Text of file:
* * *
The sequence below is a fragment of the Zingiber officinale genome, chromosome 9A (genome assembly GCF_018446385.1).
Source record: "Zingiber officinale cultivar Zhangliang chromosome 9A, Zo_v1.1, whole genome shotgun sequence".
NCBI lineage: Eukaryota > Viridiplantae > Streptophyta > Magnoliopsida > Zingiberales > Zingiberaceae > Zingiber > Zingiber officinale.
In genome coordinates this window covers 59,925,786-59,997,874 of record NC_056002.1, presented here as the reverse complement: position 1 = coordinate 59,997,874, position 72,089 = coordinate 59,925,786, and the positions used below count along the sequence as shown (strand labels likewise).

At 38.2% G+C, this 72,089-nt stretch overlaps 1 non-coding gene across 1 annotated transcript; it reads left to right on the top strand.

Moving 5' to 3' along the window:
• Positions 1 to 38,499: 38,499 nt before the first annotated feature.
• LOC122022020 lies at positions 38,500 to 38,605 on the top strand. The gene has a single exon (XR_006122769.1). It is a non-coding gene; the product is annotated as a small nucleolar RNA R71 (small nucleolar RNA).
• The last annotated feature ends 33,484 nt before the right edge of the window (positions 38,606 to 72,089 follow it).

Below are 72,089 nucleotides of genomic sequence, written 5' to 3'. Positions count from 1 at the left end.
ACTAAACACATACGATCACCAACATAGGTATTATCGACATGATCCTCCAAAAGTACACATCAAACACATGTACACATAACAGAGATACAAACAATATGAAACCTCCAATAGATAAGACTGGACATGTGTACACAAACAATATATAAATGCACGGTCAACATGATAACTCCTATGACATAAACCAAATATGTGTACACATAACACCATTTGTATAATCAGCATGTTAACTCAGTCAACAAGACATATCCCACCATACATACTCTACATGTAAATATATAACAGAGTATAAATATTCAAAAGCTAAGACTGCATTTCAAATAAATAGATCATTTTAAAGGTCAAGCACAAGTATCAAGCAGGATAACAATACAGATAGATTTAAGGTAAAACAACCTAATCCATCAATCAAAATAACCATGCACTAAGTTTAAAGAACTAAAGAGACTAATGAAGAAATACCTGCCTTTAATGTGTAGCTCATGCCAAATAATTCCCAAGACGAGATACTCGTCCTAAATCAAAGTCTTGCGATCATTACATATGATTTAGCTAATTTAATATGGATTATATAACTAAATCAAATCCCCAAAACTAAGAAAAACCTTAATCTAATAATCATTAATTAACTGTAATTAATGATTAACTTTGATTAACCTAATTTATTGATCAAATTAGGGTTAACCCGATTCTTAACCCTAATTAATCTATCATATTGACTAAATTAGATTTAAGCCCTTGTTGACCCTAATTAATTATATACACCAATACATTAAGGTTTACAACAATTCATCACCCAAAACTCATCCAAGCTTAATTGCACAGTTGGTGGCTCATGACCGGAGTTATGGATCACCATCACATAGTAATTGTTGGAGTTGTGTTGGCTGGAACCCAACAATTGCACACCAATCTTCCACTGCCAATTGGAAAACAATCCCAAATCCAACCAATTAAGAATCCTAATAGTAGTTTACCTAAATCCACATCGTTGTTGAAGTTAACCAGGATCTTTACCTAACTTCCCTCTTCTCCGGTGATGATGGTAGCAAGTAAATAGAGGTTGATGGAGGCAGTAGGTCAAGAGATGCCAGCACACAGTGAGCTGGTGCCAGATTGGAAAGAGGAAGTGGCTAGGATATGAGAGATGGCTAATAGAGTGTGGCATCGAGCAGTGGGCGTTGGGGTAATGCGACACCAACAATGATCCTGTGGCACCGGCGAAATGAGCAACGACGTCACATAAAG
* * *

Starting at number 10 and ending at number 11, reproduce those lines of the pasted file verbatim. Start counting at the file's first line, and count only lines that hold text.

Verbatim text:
Below are 72,089 nucleotides of genomic sequence, written 5' to 3'. Positions count from 1 at the left end.
ACTAAACACATACGATCACCAACATAGGTATTATCGACATGATCCTCCAAAAGTACACATCAAACACATGTACACATAACAGAGATACAAACAATATGAAACCTCCAATAGATAAGACTGGACATGTGTACACAAACAATATATAAATGCACGGTCAACATGATAACTCCTATGACATAAACCAAATATGTGTACACATAACACCATTTGTATAATCAGCATGTTAACTCAGTCAACAAGACATATCCCACCATACATACTCTACATGTAAATATATAACAGAGTATAAATATTCAAAAGCTAAGACTGCATTTCAAATAAATAGATCATTTTAAAGGTCAAGCACAAGTATCAAGCAGGATAACAATACAGATAGATTTAAGGTAAAACAACCTAATCCATCAATCAAAATAACCATGCACTAAGTTTAAAGAACTAAAGAGACTAATGAAGAAATACCTGCCTTTAATGTGTAGCTCATGCCAAATAATTCCCAAGACGAGATACTCGTCCTAAATCAAAGTCTTGCGATCATTACATATGATTTAGCTAATTTAATATGGATTATATAACTAAATCAAATCCCCAAAACTAAGAAAAACCTTAATCTAATAATCATTAATTAACTGTAATTAATGATTAACTTTGATTAACCTAATTTATTGATCAAATTAGGGTTAACCCGATTCTTAACCCTAATTAATCTATCATATTGACTAAATTAGATTTAAGCCCTTGTTGACCCTAATTAATTATATACACCAATACATTAAGGTTTACAACAATTCATCACCCAAAACTCATCCAAGCTTAATTGCACAGTTGGTGGCTCATGACCGGAGTTATGGATCACCATCACATAGTAATTGTTGGAGTTGTGTTGGCTGGAACCCAACAATTGCACACCAATCTTCCACTGCCAATTGGAAAACAATCCCAAATCCAACCAATTAAGAATCCTAATAGTAGTTTACCTAAATCCACATCGTTGTTGAAGTTAACCAGGATCTTTACCTAACTTCCCTCTTCTCCGGTGATGATGGTAGCAAGTAAATAGAGGTTGATGGAGGCAGTAGGTCAAGAGATGCCAGCACACAGTGAGCTGGTGCCAGATTGGAAAGAGGAAGTGGCTAGGATATGAGAGATGGCTAATAGAGTGTGGCATCGAGCAGTGGGCGTTGGGGTAATGCGACACCAACAATGATCCTGTGGCACCGGCGAAATGAGCAACGACGTCACATAAAG